Today I am writing a small article about Discord today. Why it is the next social media platform and why you need one for your community!
Discord is a web based app that is completely seamless between a web browser, mobile app and desktop app. It is huge among gamers and has been growing into a legitimate platform for sharing announcements and information at scale. Right now, games such as League of Legends, Rocket League and Overwatch (Overwatch server is fan run with Blizzard Employee’s in the server) all have their own Discord Servers
Features of Discord
Discord is a multi-platform text and voice hub. There is some awesome features which make this platform the secret tech for your board game company, retail store, and even if you are a distributor!
- Text Channels
- Voice Channels
Lets start with text channels and compare it to social media and text messaging.
First off, social media has been under pretty extreme scrutiny. Privacy concerns, elections, and even mental health. There are people who choose to never sign up for a social media platform or rarely go onto them to avoid things that they do not wish to see because of those stated reasons. The problem for marketers is you wish to still send direct information to your customers but being filtered out or sent to the spam folder is a barrier. You also want to make sure you are spending your time making sure the information you send is seen and wanted.
Social media is prone to filtering and algorithm, unless you pay for more reach. Even with paid ads, unless you are honed in on your target market or hopefully your clients like you or subscribe to you, you may still miss them.
Features like Facebook groups are similar to what we want as marketers, but even these groups are still facing the same problems such as filtering and algorithm.
Text message services are on the rise (We do recommend these! See why in a future blog post) as people are allowing more text message marketing. This is generally a one way street for communication and text message marketing is great for quick alerts, deals, or flash sales.
Voice Channels? Free? WOW.
I’m going to compare this to Slack and bundle together every other chat service such as Skype, Team Speak or Mumble.
For Slack, the user interface is very close to the Discord interface but lacks one key feature, voice. It does work slightly like Skype, except you must pay for their service, which starts around $7 per user, if paid annually. Slack’s paid features also include search (more later), increased file share (more later) and overall a highly reliable up time (more later).
With Discord, you are able to create different text and voice channels. Each channel can have their own set permissions or roles. The channels can be set to hidden or locked depending on roles.
The other voice services all have some sort of functionally such as this but their user interface and at the time of this blog being published , tied to a desk top application.
Discord also has servers. Each server is controlled by each owner and has their own rules. Switching is as simple as clicking one of the server buttons. While in a voice chat, you can view other servers without leaving the chat, unless you join another chat.
Skype is basically a phone with contacts that you are calling into a chat room and maybe also use voice with. Slack is framed much like Discord (or I should say Discord is shaped like Slack as Slack was released first) but the lack of an easy to use voice chat system makes the overall experience much better from my experience.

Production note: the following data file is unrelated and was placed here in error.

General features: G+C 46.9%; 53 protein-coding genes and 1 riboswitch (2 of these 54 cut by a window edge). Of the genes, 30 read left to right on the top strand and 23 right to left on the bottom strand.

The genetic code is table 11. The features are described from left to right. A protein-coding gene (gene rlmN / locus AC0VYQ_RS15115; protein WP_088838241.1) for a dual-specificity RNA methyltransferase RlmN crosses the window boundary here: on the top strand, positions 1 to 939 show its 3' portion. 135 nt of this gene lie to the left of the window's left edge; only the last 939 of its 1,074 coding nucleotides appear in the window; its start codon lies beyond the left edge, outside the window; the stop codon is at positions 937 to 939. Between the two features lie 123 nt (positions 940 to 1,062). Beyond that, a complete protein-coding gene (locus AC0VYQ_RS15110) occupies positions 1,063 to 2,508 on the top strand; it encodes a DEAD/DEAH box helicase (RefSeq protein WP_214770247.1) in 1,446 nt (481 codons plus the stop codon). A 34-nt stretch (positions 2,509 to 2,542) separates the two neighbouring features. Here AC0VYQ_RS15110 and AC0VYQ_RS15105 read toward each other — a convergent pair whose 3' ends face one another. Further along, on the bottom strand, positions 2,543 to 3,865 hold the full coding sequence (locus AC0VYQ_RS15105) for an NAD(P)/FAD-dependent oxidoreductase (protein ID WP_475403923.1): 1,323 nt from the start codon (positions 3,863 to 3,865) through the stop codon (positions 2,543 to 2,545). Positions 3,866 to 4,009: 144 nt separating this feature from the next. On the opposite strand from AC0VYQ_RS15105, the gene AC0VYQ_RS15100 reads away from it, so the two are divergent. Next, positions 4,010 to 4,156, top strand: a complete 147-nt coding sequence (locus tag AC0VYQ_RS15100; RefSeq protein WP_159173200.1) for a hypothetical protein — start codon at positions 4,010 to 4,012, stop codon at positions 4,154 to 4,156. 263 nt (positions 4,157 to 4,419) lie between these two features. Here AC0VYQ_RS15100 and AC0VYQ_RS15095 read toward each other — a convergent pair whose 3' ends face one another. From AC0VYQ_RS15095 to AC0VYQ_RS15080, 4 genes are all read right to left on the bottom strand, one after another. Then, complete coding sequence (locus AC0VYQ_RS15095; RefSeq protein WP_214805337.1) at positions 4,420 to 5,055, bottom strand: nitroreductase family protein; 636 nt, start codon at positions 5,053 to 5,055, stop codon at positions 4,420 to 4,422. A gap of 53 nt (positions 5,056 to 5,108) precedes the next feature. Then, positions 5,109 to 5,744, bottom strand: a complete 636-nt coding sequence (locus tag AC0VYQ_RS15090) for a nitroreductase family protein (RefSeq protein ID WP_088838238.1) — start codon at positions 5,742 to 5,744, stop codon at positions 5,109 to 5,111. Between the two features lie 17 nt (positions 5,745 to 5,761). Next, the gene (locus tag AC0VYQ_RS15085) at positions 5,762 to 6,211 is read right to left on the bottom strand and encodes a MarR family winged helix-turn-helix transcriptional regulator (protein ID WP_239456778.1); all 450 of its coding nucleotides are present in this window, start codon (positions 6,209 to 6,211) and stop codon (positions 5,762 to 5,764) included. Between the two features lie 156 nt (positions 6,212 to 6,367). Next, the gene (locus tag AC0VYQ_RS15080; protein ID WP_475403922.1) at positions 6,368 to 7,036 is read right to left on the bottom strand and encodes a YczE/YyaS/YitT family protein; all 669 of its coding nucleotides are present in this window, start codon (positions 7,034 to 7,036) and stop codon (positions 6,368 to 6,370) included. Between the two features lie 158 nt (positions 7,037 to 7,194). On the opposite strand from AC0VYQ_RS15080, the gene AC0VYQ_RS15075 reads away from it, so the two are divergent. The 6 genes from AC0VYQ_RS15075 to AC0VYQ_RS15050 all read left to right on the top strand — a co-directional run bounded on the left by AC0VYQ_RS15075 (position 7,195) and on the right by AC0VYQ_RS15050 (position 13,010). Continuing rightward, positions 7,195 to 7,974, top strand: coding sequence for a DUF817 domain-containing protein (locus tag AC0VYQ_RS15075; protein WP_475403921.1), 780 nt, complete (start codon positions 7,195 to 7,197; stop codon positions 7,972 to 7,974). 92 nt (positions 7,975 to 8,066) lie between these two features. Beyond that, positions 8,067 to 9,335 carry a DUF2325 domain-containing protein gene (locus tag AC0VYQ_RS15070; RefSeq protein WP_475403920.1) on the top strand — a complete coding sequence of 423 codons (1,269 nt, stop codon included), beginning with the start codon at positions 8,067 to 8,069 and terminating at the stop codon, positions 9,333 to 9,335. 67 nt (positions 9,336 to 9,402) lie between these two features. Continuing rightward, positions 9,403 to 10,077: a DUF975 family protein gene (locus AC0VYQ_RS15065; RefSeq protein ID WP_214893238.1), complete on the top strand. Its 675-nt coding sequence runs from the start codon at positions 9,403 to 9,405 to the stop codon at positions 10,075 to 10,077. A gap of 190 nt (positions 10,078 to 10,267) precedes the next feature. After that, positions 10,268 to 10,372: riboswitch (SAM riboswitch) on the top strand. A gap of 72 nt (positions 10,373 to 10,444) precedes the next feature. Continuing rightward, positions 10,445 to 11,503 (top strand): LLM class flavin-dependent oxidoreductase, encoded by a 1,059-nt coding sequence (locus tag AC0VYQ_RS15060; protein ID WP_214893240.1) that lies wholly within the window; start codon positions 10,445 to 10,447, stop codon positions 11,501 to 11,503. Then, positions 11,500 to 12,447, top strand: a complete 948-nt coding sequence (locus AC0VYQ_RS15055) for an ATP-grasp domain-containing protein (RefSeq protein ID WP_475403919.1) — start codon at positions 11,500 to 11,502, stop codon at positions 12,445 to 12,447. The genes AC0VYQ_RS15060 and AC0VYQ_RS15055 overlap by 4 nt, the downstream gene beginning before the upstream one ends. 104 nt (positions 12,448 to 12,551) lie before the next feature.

Roles on a server can help manage your community and set up different text channels and voice chats however you see fit. (See above picture) For us, we have a public area where anyone is welcome to join and can see whatever information that is released. The community can also interaction with it self and help each other as needed. Second is our subscribers area where a more focused area on people who are a paid subscription have access to that chat, allowing us to target just subscribers or announcing features, releases, or a give away just for them. The last category is Mantle Staff. This is where only other Mantle Staff can see or talk. Generally used to talk about development or upcoming promotions.
The beauty of Discord is you can set up as many channels within each category to fit your needs. Are you a publisher and need different channels from your #art and #gameplay departments? Do you need a voice channel that is like a town hall with unlimited seats and permissions set so only a @admin or @ceo or @director can use the speak function? Or do you need small groups of people that cluster together for work or brain storming? Set a user limit and that is all that can join that channel. Disclaimer, server owners and users given admin rights can override the channel and join anyway.
Lastly, some of the ugly of Discord for now. Discord has had a littered reoccurring theme of lagged or slow service. It has a relatively small limit of allowed upload. We found a super useful Reddit on the limits.
Discord is still growing and it’s growth rate is extreme. According to Discord , it has around 56M monthly active users and 10.6M daily active users. Even with the somewhat rare laggy voice or slow text service, it generally has been cleared within a few minutes.
The limit for non-Nitro (ie Not paid) members of Discord is 8MB and paid is 50MB. While compared to almost every other service, this is a pretty small amount when trying to move larger files, such as Adobe or .raw photos and graphics for business needs. It is however easy to share a link to a popular cloud storage service, which I believe is a safer, more reliable mode to share large documents anyway.
My believe is that Discord is poised to become a community setting, allowing interaction at scale. It also allows you to push notifications to a community that wants to hear you and is likely to spend time with your content.